Configuring Systems of Massively Distributed, Autonomous and Interdependent Decision Makers

Configuring Systems of Massively Distributed, Autonomous and Interdependent Decision Makers

Anat Goldstein-Lev (University of Duisburg-Essen, Germany) and Gad Ariav (Tel Aviv University, Israel)
Copyright: © 2012 |Pages: 25
DOI: 10.4018/jdsst.2012040102
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Abstract

Massively distributed systems in general and massively distributed DSS in particular have become – and will inevitably continue to become – more and more common in the contemporary massively networked world. However, the authors understanding – and corresponding intuitions – of system performance at these scales are only preliminary. This study aimed at the development of a solid approach and modeling platform for the study of Massively Distributed DSS, the MDDSS, an application at the forefront of IS/ICT applications today. The key contribution of this research is that it charts design guidelines with respect to expected MDDSS performance, guidelines which explicitly relate essential and observable attributes of the decision situations to the corresponding preferred MDDSS architecture.
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Introduction

With the ever growing pervasiveness of networking, massively distributed decision situations are becoming more common phenomena and their computer based supports are easier to imagine. While these situations have not been well articulated – they are already feasible and the corresponding decision support technology is inevitably bound to become a significant issue in the realm of information systems (IS).

Actual examples already exist. Consider, for instance, the personal video services. Such information and Communication Technology (ICT)-based services support the massively distributed decision process of video consumption, that is, how viewers decide on which content to watch. The design of these services is already a critical issue for technology vendors who develop application software for video pipelines and the corresponding set-top boxes (“Orca Interactive,” 2007; NeGeV, http://www.negev-initiative.org). Increasingly, set-top boxes are supporting TV viewers as they try to decide on content to watch – support that may range from the presently common access to information on the current TV programs or what is available on other channels, all the way to a much more complex decision support in the form of recommendation mechanisms. The latter may take into account viewing history, collaborative filtering mechanisms and even the viewer's own social network recommendation, where a friend-viewer votes (“likes”) for a specific content. Yet this rich set of potentially useful decision support applications/services is expected to run on necessarily thin end-point processors, forcing vendors to consider how to distribute these decision support mechanisms among the set-top box clients and a range of associated servers. Specifically, they will have to decide which parts of the data and recommendation models should be located at the frontend and which parts should be located at the backend. This is a crucial issue as – among other things – it directly affects system response time, which in turn has a direct effect on users' satisfaction (Tolia et al., 2006).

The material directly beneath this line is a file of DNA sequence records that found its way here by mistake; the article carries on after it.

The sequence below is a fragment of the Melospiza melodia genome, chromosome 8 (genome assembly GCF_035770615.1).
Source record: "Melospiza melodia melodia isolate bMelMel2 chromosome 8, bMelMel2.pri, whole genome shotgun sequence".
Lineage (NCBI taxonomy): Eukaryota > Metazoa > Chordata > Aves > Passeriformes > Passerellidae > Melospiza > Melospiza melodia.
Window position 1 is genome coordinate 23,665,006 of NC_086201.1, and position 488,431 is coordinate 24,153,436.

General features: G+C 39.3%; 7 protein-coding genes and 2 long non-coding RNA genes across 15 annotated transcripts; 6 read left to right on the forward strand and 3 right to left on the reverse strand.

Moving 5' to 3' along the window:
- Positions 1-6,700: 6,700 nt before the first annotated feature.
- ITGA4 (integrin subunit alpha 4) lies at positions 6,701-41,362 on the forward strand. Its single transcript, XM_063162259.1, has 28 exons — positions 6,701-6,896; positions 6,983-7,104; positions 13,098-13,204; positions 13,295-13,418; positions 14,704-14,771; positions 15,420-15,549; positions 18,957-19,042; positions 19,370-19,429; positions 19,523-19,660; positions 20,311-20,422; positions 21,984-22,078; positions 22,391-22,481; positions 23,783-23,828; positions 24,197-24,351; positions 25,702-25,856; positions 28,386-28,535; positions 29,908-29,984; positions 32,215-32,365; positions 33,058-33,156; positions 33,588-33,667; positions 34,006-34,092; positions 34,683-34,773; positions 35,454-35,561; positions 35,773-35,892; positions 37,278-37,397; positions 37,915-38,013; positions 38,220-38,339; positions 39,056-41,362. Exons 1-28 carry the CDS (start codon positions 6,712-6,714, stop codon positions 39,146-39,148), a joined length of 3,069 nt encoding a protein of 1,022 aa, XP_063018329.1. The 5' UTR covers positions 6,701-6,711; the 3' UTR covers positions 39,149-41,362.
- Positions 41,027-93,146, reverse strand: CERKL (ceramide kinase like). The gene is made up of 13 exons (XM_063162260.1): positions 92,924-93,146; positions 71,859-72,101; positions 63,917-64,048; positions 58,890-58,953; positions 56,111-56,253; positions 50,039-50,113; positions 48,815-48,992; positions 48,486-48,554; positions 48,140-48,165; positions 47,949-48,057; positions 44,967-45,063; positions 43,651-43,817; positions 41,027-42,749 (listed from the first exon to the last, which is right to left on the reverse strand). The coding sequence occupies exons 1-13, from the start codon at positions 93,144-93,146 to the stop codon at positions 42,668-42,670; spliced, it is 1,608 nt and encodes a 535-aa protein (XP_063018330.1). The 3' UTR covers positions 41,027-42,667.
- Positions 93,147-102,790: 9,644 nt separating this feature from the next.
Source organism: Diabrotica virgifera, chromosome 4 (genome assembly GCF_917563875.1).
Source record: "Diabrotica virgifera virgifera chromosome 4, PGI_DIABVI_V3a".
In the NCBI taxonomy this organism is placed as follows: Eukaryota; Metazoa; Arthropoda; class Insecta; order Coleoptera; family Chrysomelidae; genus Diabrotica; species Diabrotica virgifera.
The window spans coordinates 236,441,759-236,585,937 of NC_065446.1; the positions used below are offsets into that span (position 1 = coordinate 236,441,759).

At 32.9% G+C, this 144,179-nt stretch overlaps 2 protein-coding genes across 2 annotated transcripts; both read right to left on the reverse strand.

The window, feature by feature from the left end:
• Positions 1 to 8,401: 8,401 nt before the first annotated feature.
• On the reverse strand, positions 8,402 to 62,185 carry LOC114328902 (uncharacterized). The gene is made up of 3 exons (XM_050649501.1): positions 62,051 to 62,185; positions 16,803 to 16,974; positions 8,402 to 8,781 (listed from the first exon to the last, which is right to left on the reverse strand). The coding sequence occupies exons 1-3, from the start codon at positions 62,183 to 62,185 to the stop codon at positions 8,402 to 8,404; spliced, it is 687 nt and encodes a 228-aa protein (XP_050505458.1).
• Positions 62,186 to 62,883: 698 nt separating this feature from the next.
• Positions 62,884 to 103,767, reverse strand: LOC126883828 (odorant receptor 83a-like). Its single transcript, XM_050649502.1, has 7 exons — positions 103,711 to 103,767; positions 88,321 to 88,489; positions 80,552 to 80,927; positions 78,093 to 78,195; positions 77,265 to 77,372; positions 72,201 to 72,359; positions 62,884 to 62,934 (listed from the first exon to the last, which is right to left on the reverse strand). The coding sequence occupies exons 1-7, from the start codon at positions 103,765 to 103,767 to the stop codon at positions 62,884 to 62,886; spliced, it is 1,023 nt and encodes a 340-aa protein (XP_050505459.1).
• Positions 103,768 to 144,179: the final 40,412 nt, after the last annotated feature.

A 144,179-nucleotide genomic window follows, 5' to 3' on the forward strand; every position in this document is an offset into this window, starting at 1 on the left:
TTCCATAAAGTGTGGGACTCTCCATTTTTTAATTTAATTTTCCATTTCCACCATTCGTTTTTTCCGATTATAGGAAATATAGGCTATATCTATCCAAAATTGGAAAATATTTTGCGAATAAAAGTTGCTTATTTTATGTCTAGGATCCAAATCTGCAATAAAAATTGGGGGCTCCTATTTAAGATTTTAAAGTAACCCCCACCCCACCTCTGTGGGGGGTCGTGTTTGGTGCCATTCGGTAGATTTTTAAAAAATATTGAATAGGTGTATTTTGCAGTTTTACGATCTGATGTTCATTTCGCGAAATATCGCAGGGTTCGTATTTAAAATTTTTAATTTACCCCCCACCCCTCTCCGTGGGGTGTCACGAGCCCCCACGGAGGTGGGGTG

The above – already actual – example helps to concretize what we have labeled here as Massively Distributed Decision Support System (MDDSS) – systems in which large number of users engage together – and possibly collaborate – in an online decision process. Other online decision processes could be framed in a similar fashion: e-commerce marketplaces such as e-Bay, where buyers decide whether and what to purchase; handheld navigation systems, where users decide on routes and receive traffic updates as well as notifications from other users; election systems, where voters collectively decide on their preferred candidates; and Massively Multiplayer Online Games (MMOG) such as World of Warcraft, and Maple Story, in which large number of players cooperate and affect each other as they decide on their next move towards the goal of the game. The Internet age brings with it more and more instances of MDDSSs – massively distributed online decision process. McRoberts et al. (2010) assess the Internet's influence on specific decisions – from purchasing to politics, healthcare to finance. It shows for example that “users often incorporate the medium [internet] into their decision process” and that “Internet users report that online resources not only allow them to quickly and easily compare options, but also to seek out expert and peer advice that enables them to act with greater confidence.”

While retaining the fundamental and by now familiar properties of DSS, MDDSS may be more applicable today outside the boundaries of a single formal organization as there are only few examples of organizational DSSs with very large numbers of users.

The (possibly – very) large number of users raises the challenge of system performance (Laudon & Traver, 2008; Ginzburg et al., 2011). High traffic rates have also been known to cause system crashes (e.g., Charette, 2008; “High demand crashes,” 2010). System architects and designers are – and increasingly will be – called to design these systems so that they overcome performance bottlenecks and cope with the increasing workload demands in the most cost-effective way. Specifically – how to configure massively distributed decision support functionality.

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